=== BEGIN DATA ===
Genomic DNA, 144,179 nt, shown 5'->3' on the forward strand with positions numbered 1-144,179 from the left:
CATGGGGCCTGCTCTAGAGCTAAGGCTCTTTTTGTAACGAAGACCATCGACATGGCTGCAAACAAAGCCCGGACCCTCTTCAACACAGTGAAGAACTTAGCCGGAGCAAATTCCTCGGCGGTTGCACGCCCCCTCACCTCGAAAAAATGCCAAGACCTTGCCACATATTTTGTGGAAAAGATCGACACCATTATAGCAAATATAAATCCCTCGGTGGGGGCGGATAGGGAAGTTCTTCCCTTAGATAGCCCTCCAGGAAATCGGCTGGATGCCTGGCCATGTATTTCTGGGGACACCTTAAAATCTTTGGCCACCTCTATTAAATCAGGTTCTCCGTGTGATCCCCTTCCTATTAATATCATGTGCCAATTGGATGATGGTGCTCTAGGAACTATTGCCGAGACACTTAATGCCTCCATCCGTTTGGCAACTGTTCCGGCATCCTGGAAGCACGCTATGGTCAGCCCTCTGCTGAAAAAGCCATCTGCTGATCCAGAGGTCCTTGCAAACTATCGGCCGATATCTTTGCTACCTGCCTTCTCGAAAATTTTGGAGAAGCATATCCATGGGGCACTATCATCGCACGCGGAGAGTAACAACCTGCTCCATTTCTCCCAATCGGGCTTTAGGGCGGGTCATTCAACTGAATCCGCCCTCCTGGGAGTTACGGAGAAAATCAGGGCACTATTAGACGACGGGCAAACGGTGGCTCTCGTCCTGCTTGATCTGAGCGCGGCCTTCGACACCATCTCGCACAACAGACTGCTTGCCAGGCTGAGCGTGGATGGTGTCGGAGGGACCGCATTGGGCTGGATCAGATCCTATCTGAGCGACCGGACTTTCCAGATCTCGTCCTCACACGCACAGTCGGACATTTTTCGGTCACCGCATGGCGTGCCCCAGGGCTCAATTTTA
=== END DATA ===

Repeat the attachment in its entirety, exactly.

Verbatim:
Genomic DNA, 144,179 nt, shown 5'->3' on the forward strand with positions numbered 1-144,179 from the left:
CATGGGGCCTGCTCTAGAGCTAAGGCTCTTTTTGTAACGAAGACCATCGACATGGCTGCAAACAAAGCCCGGACCCTCTTCAACACAGTGAAGAACTTAGCCGGAGCAAATTCCTCGGCGGTTGCACGCCCCCTCACCTCGAAAAAATGCCAAGACCTTGCCACATATTTTGTGGAAAAGATCGACACCATTATAGCAAATATAAATCCCTCGGTGGGGGCGGATAGGGAAGTTCTTCCCTTAGATAGCCCTCCAGGAAATCGGCTGGATGCCTGGCCATGTATTTCTGGGGACACCTTAAAATCTTTGGCCACCTCTATTAAATCAGGTTCTCCGTGTGATCCCCTTCCTATTAATATCATGTGCCAATTGGATGATGGTGCTCTAGGAACTATTGCCGAGACACTTAATGCCTCCATCCGTTTGGCAACTGTTCCGGCATCCTGGAAGCACGCTATGGTCAGCCCTCTGCTGAAAAAGCCATCTGCTGATCCAGAGGTCCTTGCAAACTATCGGCCGATATCTTTGCTACCTGCCTTCTCGAAAATTTTGGAGAAGCATATCCATGGGGCACTATCATCGCACGCGGAGAGTAACAACCTGCTCCATTTCTCCCAATCGGGCTTTAGGGCGGGTCATTCAACTGAATCCGCCCTCCTGGGAGTTACGGAGAAAATCAGGGCACTATTAGACGACGGGCAAACGGTGGCTCTCGTCCTGCTTGATCTGAGCGCGGCCTTCGACACCATCTCGCACAACAGACTGCTTGCCAGGCTGAGCGTGGATGGTGTCGGAGGGACCGCATTGGGCTGGATCAGATCCTATCTGAGCGACCGGACTTTCCAGATCTCGTCCTCACACGCACAGTCGGACATTTTTCGGTCACCGCATGGCGTGCCCCAGGGCTCAATTTTA